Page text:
15 Bullet Friday – The Best Security News of the Week – 2018.08.10

The Top 15 Security Posts – Vetted & Curated

*Threats & Defense*
1. Black Hat Talk Reveals How Embedded Systems Expose Airlines to Risk (eWEEK, Aug 08 2018)
Security firm IOActive is set to disclose multiple vulnerabilities in the embedded systems used for satellite communications and in-flight WiFi, revealing the larger challenge of supply chain risk.

2. Breaking Down the PROPagate Code Injection Attack (Dark Reading, Aug 08 2018)
What makes PROPagate unique is that it uses Windows APIs to take advantage of the way Windows subclasses its window events.

3. Researchers Release Free TRITON/TRISIS Malware Detection Tools (Dark Reading, Aug 08 2018)
Team of experts re-creates the TRITON/TRISIS attack to better understand the epic hack of an energy plant that ultimately failed.


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*AI, IoT, & Mobile Security*
4. iPhone chipmaker blames ransomware for factory shutdowns (Sophos, Aug 07 2018)
Taiwan chipmaker TSMC is back up and running, and pinning the blame for its shutdown on an infection by WannaCry ransomware.

5. Android apps infected with umm… *Windows* malware (Graham Cluley, Aug 01 2018)
Security researchers at Palo Alto Networks recently discovered 145 apps in the official Google Play Android store that were “infected by malicious Microsoft Windows executable files.” Yes, you read that correctly. Android apps carrying malicious Windows executables.

6. FBI Offers New IoT Security Tips (Dark Reading, Aug 03 2018)
A new article from the FBI offers insight into IoT risks and ways to reduce them.

*Cloud Security, DevOps, AppSec*
7. Facebook Open Sources TLS 1.3 Library (SecurityWeek, Aug 07 2018)
Already deployed globally on Facebook’s mobile apps, load balancers, and internal services, the library handles millions of TLS 1.3 handshakes every second across the social media giant’s infrastructure. At the moment, over 50% of Facebook’s Internet traffic is secured with TLS 1.3, while its mobile apps also leverage TLS 1.3’s zero round-trip resumption (0-RTT) data.

8. How a Hacker Used Python to Extract the Source Code for ‘Super Mario Bros.’ (Motherboard, Aug 02 2018)
Hacker Matthew Earl used Python to extract raw visual data from Nintendo’s code.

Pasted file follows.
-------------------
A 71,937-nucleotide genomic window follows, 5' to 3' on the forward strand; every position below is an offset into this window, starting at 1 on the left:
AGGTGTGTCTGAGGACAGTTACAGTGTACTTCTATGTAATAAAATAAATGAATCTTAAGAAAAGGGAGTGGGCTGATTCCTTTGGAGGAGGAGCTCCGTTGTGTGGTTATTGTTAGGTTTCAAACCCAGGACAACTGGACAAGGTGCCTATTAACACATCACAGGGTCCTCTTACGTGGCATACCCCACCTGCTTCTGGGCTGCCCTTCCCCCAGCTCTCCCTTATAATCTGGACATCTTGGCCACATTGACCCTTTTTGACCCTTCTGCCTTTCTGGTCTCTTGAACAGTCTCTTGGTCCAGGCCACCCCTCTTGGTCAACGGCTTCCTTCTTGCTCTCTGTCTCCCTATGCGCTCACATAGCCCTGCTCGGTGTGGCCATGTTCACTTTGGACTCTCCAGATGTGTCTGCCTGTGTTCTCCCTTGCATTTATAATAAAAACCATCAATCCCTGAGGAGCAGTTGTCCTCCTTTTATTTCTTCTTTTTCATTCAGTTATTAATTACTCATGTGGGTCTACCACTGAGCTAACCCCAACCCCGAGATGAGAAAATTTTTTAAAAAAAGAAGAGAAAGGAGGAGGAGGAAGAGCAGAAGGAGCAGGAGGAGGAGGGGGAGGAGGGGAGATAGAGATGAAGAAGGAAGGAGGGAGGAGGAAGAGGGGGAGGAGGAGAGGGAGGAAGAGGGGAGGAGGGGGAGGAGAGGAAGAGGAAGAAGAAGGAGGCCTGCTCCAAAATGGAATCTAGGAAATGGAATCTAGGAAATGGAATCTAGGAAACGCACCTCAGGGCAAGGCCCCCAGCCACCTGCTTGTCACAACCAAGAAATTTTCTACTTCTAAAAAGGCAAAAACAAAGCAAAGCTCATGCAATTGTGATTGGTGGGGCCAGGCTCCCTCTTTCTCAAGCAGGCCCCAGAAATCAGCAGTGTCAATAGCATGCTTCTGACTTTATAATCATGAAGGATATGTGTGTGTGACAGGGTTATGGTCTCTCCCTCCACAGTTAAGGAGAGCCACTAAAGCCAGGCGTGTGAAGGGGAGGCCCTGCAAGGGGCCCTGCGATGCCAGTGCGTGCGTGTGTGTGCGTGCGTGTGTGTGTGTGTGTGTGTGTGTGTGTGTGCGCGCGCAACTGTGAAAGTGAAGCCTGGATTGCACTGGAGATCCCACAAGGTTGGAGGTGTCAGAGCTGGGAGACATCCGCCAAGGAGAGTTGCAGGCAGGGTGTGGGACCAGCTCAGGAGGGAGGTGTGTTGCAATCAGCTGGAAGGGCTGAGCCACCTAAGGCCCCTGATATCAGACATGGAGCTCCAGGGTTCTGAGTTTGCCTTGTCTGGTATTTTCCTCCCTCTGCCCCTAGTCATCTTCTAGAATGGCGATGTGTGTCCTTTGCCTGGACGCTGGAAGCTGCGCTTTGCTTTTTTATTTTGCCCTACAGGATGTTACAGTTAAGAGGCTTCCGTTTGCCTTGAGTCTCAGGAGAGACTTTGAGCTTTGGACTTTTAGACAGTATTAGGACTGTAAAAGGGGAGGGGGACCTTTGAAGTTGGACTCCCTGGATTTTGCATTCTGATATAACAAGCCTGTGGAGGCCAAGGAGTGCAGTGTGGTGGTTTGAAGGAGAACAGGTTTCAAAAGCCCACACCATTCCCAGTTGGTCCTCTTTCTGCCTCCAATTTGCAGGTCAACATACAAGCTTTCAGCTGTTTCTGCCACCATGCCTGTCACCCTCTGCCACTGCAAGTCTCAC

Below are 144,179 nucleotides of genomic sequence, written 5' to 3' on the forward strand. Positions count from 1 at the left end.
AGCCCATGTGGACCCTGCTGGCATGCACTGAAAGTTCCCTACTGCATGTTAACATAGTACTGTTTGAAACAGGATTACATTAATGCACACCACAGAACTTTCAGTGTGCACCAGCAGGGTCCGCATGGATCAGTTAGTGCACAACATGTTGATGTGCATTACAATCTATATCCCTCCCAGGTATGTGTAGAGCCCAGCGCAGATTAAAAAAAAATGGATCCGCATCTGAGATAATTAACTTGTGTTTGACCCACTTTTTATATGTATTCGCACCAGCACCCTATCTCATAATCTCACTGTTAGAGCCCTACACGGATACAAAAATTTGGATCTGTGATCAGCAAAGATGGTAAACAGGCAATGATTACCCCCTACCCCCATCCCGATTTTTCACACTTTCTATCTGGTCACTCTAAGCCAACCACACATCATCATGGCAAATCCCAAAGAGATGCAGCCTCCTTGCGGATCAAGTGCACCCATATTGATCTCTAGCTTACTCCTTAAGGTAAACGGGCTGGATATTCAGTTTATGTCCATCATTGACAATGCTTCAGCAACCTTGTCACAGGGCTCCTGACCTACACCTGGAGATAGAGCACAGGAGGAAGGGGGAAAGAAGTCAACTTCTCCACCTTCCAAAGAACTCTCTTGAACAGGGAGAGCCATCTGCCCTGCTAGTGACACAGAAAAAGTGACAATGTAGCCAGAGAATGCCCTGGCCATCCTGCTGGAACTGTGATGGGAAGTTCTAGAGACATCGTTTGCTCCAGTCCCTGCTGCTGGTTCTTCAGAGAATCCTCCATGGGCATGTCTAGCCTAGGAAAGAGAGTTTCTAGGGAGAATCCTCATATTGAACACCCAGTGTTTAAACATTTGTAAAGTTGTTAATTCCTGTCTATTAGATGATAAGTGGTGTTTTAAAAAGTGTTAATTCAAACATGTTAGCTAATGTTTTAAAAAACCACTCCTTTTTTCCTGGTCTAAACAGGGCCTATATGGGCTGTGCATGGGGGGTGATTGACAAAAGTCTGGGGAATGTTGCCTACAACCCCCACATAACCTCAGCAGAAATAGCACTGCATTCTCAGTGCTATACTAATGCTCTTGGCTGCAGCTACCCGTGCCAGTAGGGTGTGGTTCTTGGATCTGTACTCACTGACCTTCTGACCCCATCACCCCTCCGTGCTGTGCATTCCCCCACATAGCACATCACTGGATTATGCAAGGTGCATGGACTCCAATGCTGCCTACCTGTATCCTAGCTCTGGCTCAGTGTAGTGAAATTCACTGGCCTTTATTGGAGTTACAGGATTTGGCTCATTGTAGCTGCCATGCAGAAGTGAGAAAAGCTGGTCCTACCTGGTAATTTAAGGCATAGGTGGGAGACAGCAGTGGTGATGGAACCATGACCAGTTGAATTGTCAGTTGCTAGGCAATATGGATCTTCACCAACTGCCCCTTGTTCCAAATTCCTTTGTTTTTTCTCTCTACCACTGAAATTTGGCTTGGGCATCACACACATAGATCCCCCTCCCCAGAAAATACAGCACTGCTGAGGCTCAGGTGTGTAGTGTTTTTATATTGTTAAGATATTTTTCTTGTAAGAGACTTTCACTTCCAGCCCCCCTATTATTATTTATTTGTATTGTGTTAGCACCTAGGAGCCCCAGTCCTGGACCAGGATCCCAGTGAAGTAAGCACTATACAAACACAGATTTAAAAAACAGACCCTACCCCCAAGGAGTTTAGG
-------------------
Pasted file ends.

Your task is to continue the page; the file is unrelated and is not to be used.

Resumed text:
9. Snapchat Source Code Leaked (SecurityWeek, Aug 08 2018)
Hackers obtained some source code for the popular messaging application Snapchat and made it public on GitHub, claiming that they were ignored by the app’s developer.

*Identity Mgt & Web Fraud*
10. Florida Man Arrested in SIM Swap Conspiracy (Krebs on Security, Aug 07 2018)
“Police in Florida have arrested a 25-year-old man accused of being part of a multi-state cyber fraud ring that hijacked mobile phone numbers in online attacks that siphoned hundreds of thousands of dollars worth of bitcoin and other cryptocurrencies from victims.”

11. Quantifying the impact of the Twitter fake accounts purge – a technical analysis (Elie Bursztein with Aude Marzuoli (Google), Aug 07 2018)
This post provides an overview of the impact of the Twitter 2018 accounts purge through the lens of its impact on 16k of Twitter’s most popular accounts.

12. Facebook wants to be the future of online banking (Naked Security – Sophos, Aug 08 2018)
Facebook says to banks: tell us who your customers are, and we’ll get them talking to you in Messenger.

*CISO View*
13. Mastering MITRE’s ATT&CK Matrix (Dark Reading, Aug 06 2018)
This breakdown of Mitre’s model for cyberattacks and defense can help organizations understand the stages of attack events and, ultimately, build better security.

14. Cybersecurity Transformation Is A Thing, And It Needs Personal And Relentless Drive (Forrester, Aug 02 2018)
What makes one leader a transformational CISO versus a traditional CISO? What is their secret sauce?

15. Adventures in vulnerability reporting (Project Zero, Aug 02 2018)
At Project Zero, we spend a lot of time reporting security bugs to vendors. Most of the time, this is a fairly straightforward process, but we occasionally encounter challenges getting information about vulnerabilities into the hands of vendors. Since it is important to user security that software vendors fix reported vulnerabilities in a timely matter, and vendors need to actually receive the report for this to happen, we have decided to share some of our experiences.

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